The word "Chardonnay" has become synonymous with
"white wine" here in California. People seem to buy virtually anything
labeled "Chardonnay", whether the wines actually taste like Chardonnay or not.
In fact, I often wonder whether the average bear can identify the
character of Chardonnay. This is because many wines produced in California are
subjected to so much oak, either in the form of real barrel aging or some sort of oak
"flavoring" (new staves being introduced into a barrel or tank or oak chips or
sawdust being added -- the laws don't require a winery to disclose this on the
label) that an unwooded Chardonnay doesn't "taste" like Chardonnay to Yogi or
Boo-Boo. Similarly, I have noticed that many tasters describe other white wines as
being "Chardonnay-like" when these are dominated by wood.
The Chardonnay grape was not treated like royalty until a few years ago. Old-timers
such as Inglenook, Christian Brothers, Beaulieu Vineyards and Charles Krug made simple dry
white wines of Chardonnay grapes. The Wente Brothers winery was thought to be at the
vanguard of Chardonnay production, making a fresh, non-oaked dry white wine. In those
days, Chardonnay was thought to be a relative of Pinot Noir and was routinely called
"Pinot Chardonnay." It is, as it turns out, not related, so it's now
called "just" Chardonnay.
first really important work in marrying oak with Chardonnay in the traditional style of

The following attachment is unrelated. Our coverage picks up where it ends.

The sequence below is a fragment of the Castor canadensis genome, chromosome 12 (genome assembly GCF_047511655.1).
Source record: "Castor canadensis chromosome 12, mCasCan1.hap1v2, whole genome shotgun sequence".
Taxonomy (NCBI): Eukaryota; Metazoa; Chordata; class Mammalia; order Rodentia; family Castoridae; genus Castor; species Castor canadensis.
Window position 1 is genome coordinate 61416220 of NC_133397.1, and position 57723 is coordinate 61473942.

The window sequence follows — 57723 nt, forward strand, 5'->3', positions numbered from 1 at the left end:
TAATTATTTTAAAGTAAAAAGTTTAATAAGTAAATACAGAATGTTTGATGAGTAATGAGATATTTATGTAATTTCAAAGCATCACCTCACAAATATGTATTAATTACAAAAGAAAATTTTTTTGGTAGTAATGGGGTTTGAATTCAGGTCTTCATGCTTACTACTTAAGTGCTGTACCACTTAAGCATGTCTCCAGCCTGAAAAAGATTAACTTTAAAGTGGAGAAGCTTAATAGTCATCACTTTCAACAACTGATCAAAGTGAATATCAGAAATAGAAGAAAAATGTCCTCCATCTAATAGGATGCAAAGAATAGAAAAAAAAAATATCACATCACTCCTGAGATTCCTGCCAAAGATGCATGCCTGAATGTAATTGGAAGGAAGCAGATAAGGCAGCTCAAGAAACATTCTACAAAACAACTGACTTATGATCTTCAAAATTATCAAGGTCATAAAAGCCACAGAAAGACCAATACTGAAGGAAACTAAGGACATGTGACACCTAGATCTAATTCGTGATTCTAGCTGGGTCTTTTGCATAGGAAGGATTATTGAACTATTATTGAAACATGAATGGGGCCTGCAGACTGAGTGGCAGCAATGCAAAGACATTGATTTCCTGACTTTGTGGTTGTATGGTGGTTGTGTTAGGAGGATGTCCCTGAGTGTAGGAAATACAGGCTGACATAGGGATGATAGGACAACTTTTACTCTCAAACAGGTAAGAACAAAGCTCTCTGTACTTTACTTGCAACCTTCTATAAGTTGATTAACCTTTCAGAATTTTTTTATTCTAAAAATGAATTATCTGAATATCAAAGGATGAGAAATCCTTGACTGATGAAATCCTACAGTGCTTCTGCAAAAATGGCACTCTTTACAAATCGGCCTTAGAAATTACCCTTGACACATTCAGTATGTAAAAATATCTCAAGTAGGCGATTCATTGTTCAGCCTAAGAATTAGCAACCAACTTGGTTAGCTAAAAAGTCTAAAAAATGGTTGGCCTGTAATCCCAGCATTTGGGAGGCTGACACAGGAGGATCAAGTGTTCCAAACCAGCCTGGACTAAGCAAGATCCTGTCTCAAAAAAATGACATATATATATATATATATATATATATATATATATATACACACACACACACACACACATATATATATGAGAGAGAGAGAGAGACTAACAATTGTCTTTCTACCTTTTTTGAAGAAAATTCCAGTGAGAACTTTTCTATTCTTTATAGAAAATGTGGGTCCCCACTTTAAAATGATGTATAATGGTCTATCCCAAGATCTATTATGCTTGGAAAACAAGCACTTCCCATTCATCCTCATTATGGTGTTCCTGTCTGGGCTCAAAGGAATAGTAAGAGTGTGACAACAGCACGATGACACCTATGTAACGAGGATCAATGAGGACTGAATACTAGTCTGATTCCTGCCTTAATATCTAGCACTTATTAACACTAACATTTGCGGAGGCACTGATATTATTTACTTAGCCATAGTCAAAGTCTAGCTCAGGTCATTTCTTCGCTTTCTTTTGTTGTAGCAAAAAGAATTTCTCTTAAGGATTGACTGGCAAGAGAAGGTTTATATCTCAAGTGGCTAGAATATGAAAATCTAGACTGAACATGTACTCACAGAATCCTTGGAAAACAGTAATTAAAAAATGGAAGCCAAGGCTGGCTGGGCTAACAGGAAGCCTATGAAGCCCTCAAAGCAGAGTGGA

France's Burgundian winemakers started with the Hanzell winery in Sonoma. This was
back in 1957, when James Zellerbach imported French oak barrels for the aging and
maturation of his Hanzell wines. Wonder of wonders! Oak!!!
It's taken many years for winemakers to learn how to use oak in making wine. Some of
them use oak as a crutch, propping up weak, thin wines and overloading them with wood.
Others employ a combination of wood and residual sugar to give character to wines
which are malnourished, wimpy wines. Many of these are quite popular, even
"scoring" highly with those who claim expertise in judging wine.
McDonald's hamburgers are quite popular, too, but few would say those are the best
examples of beef on the planet.
We enjoy a nicely oaked Chardonnay---don't get me wrong. I have been
accused of liking the most woody tasting wines. I cite Napa Valley eno-scribe Bob
Thompson who once wrote something like "My parents marveled that, as a boy, I